In doing research for this issue, I was struck by the fact that the directors of some of these films – Andrei Tarkovsky and Marco Ferrei in particular – are just barely known by audiences today, if known at all. I
suddenly pictured myself as a Robin Williams-type teacher, imparting my knowledge of film to grumpy Gen X-ers who think Adam Sandler is a film genius. But hopefully, the pop culturistas – who have now
ennobled the mediocre to the point of absurdity – will discover these films themselves. The fact that bookstores now carry more volumes of poetry than ever before (I didn’t know Bukowski and Burroughs
published that many volumes) is an encouraging sign for the future, as is the popularity of poetry on the web. It’s only a short leap then to the kind of films – four of which follow – that represent an artistic drive to
portray the poetry of images as well as words.
“Shot through with Cocteau’s sense of benign Surrealism … and enhanced by some absolutely
striking and simple special effects, the film has made a lasting impression on a whole generation of directors….”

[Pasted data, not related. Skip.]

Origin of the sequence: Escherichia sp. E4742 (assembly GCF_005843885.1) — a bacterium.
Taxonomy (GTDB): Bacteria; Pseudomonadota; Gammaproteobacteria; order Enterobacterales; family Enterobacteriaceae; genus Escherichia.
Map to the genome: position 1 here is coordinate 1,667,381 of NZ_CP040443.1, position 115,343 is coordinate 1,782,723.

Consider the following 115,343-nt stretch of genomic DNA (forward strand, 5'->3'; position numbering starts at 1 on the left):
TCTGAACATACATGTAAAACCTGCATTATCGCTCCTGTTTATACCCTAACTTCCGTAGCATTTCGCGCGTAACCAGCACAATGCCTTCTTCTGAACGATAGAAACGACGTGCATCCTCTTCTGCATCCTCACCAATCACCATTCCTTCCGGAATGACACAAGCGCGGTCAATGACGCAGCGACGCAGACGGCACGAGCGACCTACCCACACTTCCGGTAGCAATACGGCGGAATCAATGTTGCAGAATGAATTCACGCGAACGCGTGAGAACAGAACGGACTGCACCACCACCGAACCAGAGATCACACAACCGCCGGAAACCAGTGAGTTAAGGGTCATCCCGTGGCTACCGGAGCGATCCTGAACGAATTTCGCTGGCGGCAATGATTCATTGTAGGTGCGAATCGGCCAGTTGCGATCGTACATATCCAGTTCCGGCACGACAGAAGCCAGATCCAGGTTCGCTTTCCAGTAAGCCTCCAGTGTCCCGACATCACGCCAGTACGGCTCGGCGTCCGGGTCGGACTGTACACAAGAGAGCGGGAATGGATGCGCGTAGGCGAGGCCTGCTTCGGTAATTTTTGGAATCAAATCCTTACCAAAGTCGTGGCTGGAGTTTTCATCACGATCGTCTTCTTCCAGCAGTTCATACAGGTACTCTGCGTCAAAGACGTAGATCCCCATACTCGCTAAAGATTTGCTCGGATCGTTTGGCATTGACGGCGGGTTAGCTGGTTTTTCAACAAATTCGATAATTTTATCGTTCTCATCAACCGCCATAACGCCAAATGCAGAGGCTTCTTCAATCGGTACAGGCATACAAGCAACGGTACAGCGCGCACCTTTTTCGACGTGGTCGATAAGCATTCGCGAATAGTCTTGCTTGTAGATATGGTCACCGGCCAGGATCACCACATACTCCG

son of a poet, uses an almost entirely poetic approach to filmmaking that
bravely lets the audience decode for itself a good deal of what is shown.
Yes it is difficult viewing and very demanding. But isn’t the function of
poetry to use an almost codified personal language to express ideas?”
“This is magnificent, edgy filmmaking that brilliantly matches the savage beauty of [Charles] Bukowski’s
poetry .. The sex, particularly the scenes with
Tyrrell, manage to capture brilliantly the tone of poems like “One of the Hottest” … [where Bukowski writes] you boys can keep your virgins / give me hot old women in high heels with asses that forgot to get old.”
“Paradzahnov’s film was considered dangerous enough to Soviet ‘realism’ with its relentless Christian iconography that it was not shown outside the Soviet Union until the `70s, while Paradzhanov himself was sent
to a gulag …”